A tragic story

This is a total deviation from my normal blog posts, but I think you will understand why.

We went to visit my grandfather last night after he was released from the hospital following his heart attack. My grandfather was at a funeral when he had the beginnings of his heart attack. He is part of a rifle team that performs at local military funerals and does a monthly stint at Ft Indiantown Gap. They are constantly busy, and this is what got him through the dark times after my grandmother’s death.

We talked about a lot of things last night, including the picture on his mantle. I noticed it as soon as I walked in the door. The photo was striking. On the right side of the mantle was a photo of a beautiful woman with long silver hair and bold, dark eyebrows. The background was a bright orange-yellow, which made it stick out even more in the rather subdued living room. On the left side of the mantle was a a photo of my grandmother who died 2 1/2 years ago. This photo was to be expected; the first one was interesting.

After discussing his health, his outlook, the prospects of him rejoining his rifle team, and some housekeeping stuff, he brought up the woman in the picture. My mother had told me parts of the story, but I hadn’t realized who the woman was until he said something. Mom either left out some of the details or didn’t know them. Hearing Grandpa tell them made my heart break.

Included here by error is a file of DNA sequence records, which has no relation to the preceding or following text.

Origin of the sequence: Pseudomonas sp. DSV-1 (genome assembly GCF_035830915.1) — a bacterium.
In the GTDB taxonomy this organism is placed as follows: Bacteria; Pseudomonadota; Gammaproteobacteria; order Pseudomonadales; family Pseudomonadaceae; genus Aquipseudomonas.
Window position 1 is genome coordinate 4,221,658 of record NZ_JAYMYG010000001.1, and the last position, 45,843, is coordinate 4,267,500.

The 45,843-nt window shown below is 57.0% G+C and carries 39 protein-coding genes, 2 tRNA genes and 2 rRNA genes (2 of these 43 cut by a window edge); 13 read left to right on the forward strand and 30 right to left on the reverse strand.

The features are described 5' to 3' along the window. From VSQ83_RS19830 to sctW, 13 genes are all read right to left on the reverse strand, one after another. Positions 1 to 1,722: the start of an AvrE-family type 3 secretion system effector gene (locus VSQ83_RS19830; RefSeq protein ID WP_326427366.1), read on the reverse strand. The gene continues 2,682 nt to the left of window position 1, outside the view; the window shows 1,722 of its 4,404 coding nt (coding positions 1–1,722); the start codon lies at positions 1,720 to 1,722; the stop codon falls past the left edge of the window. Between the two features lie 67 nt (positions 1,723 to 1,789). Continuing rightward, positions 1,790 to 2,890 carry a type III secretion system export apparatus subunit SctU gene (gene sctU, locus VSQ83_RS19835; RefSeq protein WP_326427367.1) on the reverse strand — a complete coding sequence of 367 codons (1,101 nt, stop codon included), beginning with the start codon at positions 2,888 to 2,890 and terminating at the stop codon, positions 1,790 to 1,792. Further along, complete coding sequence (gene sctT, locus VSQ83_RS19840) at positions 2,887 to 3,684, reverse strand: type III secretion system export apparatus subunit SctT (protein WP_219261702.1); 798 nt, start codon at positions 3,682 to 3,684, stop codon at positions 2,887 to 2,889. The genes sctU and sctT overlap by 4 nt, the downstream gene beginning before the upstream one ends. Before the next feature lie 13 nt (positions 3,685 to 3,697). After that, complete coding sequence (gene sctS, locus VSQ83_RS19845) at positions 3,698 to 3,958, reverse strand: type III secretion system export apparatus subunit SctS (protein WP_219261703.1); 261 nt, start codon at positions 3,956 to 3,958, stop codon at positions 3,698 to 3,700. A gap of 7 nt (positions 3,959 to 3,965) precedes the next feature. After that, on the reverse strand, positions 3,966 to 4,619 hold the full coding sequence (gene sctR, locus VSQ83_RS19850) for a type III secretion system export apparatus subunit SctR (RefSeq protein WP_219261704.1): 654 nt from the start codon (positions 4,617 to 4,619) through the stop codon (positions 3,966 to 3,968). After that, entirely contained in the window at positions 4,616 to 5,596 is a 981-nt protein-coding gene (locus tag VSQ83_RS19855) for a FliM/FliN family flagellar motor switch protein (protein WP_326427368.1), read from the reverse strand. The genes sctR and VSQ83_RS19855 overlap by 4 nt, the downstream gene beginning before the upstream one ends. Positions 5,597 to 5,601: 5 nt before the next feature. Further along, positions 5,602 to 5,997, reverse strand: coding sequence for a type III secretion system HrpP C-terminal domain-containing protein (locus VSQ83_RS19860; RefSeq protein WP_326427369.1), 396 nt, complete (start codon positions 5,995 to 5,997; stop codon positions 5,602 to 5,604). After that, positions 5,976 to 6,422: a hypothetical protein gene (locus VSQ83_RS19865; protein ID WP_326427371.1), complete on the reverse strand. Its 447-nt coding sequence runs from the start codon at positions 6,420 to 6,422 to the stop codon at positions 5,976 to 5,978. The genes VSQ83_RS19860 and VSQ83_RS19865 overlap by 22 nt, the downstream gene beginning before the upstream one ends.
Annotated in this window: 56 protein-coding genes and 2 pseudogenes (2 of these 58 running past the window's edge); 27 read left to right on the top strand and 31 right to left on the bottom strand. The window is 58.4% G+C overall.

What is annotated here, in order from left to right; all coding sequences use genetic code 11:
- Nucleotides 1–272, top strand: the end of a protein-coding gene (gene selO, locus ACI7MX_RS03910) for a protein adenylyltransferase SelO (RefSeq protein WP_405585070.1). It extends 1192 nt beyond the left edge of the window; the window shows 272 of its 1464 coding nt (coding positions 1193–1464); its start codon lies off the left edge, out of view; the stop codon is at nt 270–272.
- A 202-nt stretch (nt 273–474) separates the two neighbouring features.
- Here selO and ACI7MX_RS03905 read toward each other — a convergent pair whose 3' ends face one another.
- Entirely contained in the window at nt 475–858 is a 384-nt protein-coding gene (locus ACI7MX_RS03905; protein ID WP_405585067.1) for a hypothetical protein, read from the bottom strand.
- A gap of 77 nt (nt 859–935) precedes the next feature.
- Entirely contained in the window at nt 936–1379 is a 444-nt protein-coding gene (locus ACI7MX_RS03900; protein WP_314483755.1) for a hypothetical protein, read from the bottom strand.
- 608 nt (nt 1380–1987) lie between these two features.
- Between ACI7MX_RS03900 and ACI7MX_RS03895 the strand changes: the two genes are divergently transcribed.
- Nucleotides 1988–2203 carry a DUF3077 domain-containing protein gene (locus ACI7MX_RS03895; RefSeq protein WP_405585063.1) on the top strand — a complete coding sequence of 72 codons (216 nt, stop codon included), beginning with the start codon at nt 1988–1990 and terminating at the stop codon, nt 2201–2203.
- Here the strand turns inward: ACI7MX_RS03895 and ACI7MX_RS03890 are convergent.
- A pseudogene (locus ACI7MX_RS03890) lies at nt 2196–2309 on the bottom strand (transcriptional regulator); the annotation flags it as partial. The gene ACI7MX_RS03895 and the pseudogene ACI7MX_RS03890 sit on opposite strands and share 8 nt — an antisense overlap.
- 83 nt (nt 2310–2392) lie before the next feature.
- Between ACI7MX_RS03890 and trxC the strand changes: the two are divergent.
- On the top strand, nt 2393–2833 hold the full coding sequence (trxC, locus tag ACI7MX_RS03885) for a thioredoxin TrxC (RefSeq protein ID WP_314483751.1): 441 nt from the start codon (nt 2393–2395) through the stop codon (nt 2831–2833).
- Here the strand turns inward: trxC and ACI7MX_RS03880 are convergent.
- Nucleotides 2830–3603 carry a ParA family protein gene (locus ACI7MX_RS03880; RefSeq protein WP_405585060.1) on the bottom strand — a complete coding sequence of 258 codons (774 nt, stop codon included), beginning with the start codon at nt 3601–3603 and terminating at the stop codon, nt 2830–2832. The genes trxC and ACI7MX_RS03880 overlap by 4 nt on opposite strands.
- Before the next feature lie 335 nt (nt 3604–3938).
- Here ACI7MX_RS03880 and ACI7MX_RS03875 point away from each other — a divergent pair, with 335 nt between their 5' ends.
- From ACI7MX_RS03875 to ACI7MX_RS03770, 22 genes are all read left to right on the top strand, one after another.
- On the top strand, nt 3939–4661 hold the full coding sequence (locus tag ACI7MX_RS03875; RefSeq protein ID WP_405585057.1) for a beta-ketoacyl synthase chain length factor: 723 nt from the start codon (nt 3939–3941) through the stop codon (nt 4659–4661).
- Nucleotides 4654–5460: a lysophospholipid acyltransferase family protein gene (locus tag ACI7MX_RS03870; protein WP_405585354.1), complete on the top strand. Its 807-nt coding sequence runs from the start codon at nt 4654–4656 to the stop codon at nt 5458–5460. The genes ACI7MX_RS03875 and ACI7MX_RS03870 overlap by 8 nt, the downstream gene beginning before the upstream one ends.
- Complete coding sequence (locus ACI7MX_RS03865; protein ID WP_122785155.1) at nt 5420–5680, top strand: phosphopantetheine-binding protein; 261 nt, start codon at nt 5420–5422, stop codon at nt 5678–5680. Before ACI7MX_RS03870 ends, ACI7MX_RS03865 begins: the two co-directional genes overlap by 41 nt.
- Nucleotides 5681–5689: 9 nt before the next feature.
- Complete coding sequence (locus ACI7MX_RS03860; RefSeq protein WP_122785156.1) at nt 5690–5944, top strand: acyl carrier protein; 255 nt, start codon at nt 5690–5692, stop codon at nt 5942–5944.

Grandma and Grandpa dated in high school. They had a fight and broke up. Grandpa started seeing Katherine and then was drafted and shipped off to fight in WWII. (His WWII story is one that will amaze anyone. We are trying to get him to write a book or at least speak in front of a camera, but he’s reluctant.) For four months Katherine wrote to him every day. In one letter, she told him that she’d like to get married when he returned. He wrote back to her and told her he couldn’t marry her. He was still in love with my grandmother. He told her he wanted to remain friends, and that she should never speak of marriage again. Katherine continued to write, but with less frequency. She wrote three times per week, then twice per week, then once per week, and then the letters stopped.

Grandpa returned from the war and married Grandma. They had my mom. Life went on.